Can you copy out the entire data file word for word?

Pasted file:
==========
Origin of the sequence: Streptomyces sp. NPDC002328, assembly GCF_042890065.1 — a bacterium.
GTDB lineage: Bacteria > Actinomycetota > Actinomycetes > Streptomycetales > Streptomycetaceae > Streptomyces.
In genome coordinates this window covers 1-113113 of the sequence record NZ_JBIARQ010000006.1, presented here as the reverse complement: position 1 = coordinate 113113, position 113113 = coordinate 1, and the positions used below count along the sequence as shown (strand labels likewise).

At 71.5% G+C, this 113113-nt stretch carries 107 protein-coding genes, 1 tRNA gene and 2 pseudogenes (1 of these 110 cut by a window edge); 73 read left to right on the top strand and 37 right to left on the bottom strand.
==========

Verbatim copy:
Origin of the sequence: Streptomyces sp. NPDC002328, assembly GCF_042890065.1 — a bacterium.
GTDB lineage: Bacteria > Actinomycetota > Actinomycetes > Streptomycetales > Streptomycetaceae > Streptomyces.
In genome coordinates this window covers 1-113113 of the sequence record NZ_JBIARQ010000006.1, presented here as the reverse complement: position 1 = coordinate 113113, position 113113 = coordinate 1, and the positions used below count along the sequence as shown (strand labels likewise).

At 71.5% G+C, this 113113-nt stretch carries 107 protein-coding genes, 1 tRNA gene and 2 pseudogenes (1 of these 110 cut by a window edge); 73 read left to right on the top strand and 37 right to left on the bottom strand.